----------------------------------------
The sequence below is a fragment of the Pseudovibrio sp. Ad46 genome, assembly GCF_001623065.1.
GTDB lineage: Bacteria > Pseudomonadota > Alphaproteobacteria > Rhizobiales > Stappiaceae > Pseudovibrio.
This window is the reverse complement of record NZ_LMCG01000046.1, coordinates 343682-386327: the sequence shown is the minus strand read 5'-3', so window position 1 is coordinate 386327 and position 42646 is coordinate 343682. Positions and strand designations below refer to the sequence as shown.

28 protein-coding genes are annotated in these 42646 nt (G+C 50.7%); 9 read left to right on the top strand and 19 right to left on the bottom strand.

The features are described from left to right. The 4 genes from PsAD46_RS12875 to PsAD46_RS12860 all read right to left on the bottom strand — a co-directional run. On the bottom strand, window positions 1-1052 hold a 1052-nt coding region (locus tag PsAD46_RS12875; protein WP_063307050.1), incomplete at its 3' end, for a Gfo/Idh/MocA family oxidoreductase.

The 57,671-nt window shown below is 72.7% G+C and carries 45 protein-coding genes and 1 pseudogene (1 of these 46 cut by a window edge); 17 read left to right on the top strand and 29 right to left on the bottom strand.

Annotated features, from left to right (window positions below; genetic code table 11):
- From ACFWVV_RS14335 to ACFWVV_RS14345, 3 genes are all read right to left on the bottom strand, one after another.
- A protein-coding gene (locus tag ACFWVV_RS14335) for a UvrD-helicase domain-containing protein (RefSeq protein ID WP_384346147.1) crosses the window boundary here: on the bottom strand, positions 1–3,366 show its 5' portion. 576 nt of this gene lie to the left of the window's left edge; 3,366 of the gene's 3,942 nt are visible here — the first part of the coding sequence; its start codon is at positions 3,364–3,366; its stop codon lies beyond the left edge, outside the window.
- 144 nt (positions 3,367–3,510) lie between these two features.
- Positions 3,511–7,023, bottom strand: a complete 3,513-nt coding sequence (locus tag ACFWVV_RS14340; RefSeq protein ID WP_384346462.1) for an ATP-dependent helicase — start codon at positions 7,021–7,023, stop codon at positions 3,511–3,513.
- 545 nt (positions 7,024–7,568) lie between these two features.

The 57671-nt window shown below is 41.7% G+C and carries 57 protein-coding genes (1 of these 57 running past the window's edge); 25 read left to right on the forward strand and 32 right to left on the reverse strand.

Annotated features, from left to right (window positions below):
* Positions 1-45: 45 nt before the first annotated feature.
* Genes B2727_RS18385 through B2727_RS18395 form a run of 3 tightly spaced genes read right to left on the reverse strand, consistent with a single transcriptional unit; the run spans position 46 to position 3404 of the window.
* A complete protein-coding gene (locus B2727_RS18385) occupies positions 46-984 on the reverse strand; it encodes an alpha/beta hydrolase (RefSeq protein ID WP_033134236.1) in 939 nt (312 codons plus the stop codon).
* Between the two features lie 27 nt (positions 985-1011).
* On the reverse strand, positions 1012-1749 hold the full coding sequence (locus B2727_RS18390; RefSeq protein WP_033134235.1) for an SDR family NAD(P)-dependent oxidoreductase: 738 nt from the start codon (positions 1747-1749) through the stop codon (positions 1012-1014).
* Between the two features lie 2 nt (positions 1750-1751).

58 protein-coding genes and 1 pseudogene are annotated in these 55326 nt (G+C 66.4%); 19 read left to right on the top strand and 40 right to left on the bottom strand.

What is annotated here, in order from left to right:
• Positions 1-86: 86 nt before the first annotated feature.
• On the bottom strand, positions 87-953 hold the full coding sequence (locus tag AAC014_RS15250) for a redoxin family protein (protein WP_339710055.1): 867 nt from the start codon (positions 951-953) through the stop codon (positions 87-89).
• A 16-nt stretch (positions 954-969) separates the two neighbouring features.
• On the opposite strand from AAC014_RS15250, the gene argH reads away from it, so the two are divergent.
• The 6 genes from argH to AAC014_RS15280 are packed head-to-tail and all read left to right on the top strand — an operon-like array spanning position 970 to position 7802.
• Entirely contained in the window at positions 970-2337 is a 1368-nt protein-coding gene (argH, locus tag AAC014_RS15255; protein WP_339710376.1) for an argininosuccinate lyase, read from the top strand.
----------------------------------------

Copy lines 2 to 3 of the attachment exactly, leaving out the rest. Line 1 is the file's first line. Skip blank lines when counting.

GTDB lineage: Bacteria > Pseudomonadota > Alphaproteobacteria > Rhizobiales > Stappiaceae > Pseudovibrio.
This window is the reverse complement of record NZ_LMCG01000046.1, coordinates 343682-386327: the sequence shown is the minus strand read 5'-3', so window position 1 is coordinate 386327 and position 42646 is coordinate 343682. Positions and strand designations below refer to the sequence as shown.